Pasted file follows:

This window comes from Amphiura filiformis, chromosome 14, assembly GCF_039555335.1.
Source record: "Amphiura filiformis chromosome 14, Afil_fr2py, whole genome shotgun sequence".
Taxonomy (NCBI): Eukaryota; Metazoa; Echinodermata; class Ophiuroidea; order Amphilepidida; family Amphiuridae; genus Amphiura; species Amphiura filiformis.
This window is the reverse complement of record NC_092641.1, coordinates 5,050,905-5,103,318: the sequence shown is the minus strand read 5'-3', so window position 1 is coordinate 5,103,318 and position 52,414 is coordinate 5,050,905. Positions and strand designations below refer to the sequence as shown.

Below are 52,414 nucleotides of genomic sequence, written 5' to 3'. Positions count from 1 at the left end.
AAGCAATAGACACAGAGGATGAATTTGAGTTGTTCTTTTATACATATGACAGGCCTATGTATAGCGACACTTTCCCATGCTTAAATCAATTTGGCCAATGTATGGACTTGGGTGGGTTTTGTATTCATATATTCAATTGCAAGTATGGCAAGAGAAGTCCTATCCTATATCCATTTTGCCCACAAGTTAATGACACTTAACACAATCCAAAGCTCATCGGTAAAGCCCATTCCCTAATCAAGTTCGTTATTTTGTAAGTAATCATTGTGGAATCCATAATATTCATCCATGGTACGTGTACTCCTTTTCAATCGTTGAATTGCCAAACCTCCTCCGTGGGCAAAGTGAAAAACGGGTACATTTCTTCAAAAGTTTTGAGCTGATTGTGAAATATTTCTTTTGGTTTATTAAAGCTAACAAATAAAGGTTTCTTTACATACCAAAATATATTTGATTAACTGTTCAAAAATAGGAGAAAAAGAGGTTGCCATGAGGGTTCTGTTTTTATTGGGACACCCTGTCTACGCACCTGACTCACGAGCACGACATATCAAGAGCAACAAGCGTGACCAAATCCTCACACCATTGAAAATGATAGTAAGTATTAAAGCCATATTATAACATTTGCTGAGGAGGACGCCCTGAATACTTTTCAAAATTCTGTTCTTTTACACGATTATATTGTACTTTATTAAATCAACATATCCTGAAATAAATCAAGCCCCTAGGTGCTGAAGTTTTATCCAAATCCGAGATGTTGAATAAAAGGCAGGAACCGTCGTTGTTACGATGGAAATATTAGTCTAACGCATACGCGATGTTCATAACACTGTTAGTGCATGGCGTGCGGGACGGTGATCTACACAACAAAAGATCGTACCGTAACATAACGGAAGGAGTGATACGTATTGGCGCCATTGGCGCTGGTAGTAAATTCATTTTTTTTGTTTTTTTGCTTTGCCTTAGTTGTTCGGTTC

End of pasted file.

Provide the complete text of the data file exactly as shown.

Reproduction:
This window comes from Amphiura filiformis, chromosome 14, assembly GCF_039555335.1.
Source record: "Amphiura filiformis chromosome 14, Afil_fr2py, whole genome shotgun sequence".
Taxonomy (NCBI): Eukaryota; Metazoa; Echinodermata; class Ophiuroidea; order Amphilepidida; family Amphiuridae; genus Amphiura; species Amphiura filiformis.
This window is the reverse complement of record NC_092641.1, coordinates 5,050,905-5,103,318: the sequence shown is the minus strand read 5'-3', so window position 1 is coordinate 5,103,318 and position 52,414 is coordinate 5,050,905. Positions and strand designations below refer to the sequence as shown.

Below are 52,414 nucleotides of genomic sequence, written 5' to 3'. Positions count from 1 at the left end.
AAGCAATAGACACAGAGGATGAATTTGAGTTGTTCTTTTATACATATGACAGGCCTATGTATAGCGACACTTTCCCATGCTTAAATCAATTTGGCCAATGTATGGACTTGGGTGGGTTTTGTATTCATATATTCAATTGCAAGTATGGCAAGAGAAGTCCTATCCTATATCCATTTTGCCCACAAGTTAATGACACTTAACACAATCCAAAGCTCATCGGTAAAGCCCATTCCCTAATCAAGTTCGTTATTTTGTAAGTAATCATTGTGGAATCCATAATATTCATCCATGGTACGTGTACTCCTTTTCAATCGTTGAATTGCCAAACCTCCTCCGTGGGCAAAGTGAAAAACGGGTACATTTCTTCAAAAGTTTTGAGCTGATTGTGAAATATTTCTTTTGGTTTATTAAAGCTAACAAATAAAGGTTTCTTTACATACCAAAATATATTTGATTAACTGTTCAAAAATAGGAGAAAAAGAGGTTGCCATGAGGGTTCTGTTTTTATTGGGACACCCTGTCTACGCACCTGACTCACGAGCACGACATATCAAGAGCAACAAGCGTGACCAAATCCTCACACCATTGAAAATGATAGTAAGTATTAAAGCCATATTATAACATTTGCTGAGGAGGACGCCCTGAATACTTTTCAAAATTCTGTTCTTTTACACGATTATATTGTACTTTATTAAATCAACATATCCTGAAATAAATCAAGCCCCTAGGTGCTGAAGTTTTATCCAAATCCGAGATGTTGAATAAAAGGCAGGAACCGTCGTTGTTACGATGGAAATATTAGTCTAACGCATACGCGATGTTCATAACACTGTTAGTGCATGGCGTGCGGGACGGTGATCTACACAACAAAAGATCGTACCGTAACATAACGGAAGGAGTGATACGTATTGGCGCCATTGGCGCTGGTAGTAAATTCATTTTTTTTGTTTTTTTGCTTTGCCTTAGTTGTTCGGTTC